Meet Lupe :

The Discovery

One summer day in 2005, Roger Castillo, a San Jose truck mechanic, was walking his dog, Jenna, along the Guadalupe River. They were just north of West Trimble Road and the Mineta San Jose Airport, when Jenna started sniffing at something in a drainage ditch.

Roger Castillo and Jennamap of mammoth discovery site

Roger and Jenna on the Guadalupe River (left) and a map of where the mammoth fossil was found.

There were clearly some large bones poking through the sandy clay. Roger has been walking along the river and taking note of its wildlife for the past 30 years. He had never seen anything like this before!

He knew these bones must be important, so he called a geologist from San Jose State University and notified the Santa Clara Valley Water District (SCVWD) that owned the property where he saw the bones.

mammoth dig site

Former UCMP grad student Randy Irmis at the mammoth dig site.

The geologist, David Anderson, came out to the site and immediately recognized that there were two tusks sticking out of the ground as well as some other bones. He called the assistant director of the Museum of Paleontology (UCMP), Mark Goodwin, to come take a look. Mark agreed that there were tusks and other bones in the ground and said they either belonged to a mammoth or mastodon.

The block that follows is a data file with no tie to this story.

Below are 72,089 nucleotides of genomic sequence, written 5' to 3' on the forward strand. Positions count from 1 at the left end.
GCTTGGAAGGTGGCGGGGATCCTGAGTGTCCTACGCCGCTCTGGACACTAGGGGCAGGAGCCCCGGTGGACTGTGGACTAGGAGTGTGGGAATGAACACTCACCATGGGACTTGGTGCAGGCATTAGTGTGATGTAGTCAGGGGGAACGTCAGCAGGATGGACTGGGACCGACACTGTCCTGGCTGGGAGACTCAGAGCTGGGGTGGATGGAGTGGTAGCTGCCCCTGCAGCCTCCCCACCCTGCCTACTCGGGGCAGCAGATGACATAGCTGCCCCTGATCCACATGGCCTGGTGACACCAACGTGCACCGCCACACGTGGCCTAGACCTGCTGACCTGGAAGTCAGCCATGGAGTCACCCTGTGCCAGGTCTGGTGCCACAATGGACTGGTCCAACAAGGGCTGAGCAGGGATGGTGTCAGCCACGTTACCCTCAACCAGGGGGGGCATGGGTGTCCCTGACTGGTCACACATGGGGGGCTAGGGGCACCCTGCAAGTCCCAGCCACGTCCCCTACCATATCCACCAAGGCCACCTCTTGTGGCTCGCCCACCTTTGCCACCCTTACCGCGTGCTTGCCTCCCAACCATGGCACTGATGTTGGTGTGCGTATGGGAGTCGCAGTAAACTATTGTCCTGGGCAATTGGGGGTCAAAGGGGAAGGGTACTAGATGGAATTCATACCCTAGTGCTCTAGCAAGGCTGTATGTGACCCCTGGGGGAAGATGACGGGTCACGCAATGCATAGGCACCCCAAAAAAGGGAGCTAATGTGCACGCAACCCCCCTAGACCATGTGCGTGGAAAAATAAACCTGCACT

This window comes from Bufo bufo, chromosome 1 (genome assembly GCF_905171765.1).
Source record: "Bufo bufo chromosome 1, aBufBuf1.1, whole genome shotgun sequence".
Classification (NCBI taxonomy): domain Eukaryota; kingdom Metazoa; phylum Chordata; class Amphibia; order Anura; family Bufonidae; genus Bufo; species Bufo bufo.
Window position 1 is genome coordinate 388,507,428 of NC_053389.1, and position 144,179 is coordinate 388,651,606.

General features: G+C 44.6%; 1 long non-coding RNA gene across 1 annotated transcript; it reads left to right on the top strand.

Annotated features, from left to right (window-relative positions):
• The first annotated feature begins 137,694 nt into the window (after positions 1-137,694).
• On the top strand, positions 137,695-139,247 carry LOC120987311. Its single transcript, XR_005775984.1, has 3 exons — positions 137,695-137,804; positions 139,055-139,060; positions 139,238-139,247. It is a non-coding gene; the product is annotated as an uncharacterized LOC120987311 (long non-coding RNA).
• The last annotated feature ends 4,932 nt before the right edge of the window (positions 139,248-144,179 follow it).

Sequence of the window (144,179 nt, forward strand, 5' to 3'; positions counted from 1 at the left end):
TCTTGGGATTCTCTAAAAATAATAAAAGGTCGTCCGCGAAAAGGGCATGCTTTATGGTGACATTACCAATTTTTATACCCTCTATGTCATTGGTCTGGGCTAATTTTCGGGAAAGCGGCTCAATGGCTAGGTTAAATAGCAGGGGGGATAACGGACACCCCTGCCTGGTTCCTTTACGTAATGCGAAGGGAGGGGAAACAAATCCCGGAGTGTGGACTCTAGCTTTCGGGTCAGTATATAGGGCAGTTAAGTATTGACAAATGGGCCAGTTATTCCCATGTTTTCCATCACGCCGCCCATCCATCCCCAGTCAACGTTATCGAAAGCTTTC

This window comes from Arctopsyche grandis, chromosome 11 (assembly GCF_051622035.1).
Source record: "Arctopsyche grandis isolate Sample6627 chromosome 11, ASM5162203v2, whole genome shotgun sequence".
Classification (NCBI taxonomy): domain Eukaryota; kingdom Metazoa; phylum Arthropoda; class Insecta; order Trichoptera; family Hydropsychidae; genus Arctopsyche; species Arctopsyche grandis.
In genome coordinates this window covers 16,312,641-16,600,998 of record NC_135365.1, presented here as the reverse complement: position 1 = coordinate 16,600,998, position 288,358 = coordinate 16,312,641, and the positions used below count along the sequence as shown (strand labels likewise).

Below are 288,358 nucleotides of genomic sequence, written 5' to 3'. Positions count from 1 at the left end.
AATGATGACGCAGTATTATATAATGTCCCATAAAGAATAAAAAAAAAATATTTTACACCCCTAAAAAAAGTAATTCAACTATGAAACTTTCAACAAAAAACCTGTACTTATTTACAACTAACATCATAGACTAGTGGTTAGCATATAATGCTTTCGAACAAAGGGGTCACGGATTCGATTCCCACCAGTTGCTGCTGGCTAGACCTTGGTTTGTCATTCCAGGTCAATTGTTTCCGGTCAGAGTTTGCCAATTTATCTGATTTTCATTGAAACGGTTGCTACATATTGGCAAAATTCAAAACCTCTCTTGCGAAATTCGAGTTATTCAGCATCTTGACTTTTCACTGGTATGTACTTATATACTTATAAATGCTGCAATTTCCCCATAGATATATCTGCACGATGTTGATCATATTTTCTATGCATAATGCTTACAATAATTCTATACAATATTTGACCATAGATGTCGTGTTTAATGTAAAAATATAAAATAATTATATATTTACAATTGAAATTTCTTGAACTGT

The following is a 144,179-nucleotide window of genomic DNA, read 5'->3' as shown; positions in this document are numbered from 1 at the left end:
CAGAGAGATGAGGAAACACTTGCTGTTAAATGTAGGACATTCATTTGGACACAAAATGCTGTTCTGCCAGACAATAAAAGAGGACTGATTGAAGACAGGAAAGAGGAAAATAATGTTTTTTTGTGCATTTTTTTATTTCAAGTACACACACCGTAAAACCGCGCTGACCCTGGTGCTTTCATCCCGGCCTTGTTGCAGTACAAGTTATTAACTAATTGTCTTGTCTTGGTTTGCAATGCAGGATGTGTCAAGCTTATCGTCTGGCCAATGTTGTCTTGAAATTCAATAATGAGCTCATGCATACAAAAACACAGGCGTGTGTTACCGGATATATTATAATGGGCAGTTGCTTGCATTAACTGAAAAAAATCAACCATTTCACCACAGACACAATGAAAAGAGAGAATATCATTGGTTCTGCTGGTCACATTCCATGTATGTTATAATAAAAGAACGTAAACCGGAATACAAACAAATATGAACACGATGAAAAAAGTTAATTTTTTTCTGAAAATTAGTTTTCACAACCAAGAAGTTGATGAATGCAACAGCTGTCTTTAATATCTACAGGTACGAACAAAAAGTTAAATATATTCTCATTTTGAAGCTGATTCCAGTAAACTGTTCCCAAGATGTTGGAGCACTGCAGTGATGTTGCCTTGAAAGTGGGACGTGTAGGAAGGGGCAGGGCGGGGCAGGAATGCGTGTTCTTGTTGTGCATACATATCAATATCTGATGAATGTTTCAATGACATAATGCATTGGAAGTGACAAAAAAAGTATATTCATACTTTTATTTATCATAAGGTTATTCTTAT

map of the dig site

Map of the dig site showing where each bone was found relative to the others.

Mark and some UCMP graduate students excavated the site for two weeks in July of 2005. The team uncovered part of a skull, a femur, pieces of the pelvis, some toe bones, and rib fragments. Once the skull was brought to the UCMP and prepared, they confirmed that it belonged to a juvenile mammoth.

prepared mammoth skull

Lupe's skull, excavated and prepared.

Watch the below video from KTEH TV to see Roger Castillo, Jenna and the scientists excavating Lupe from the river.


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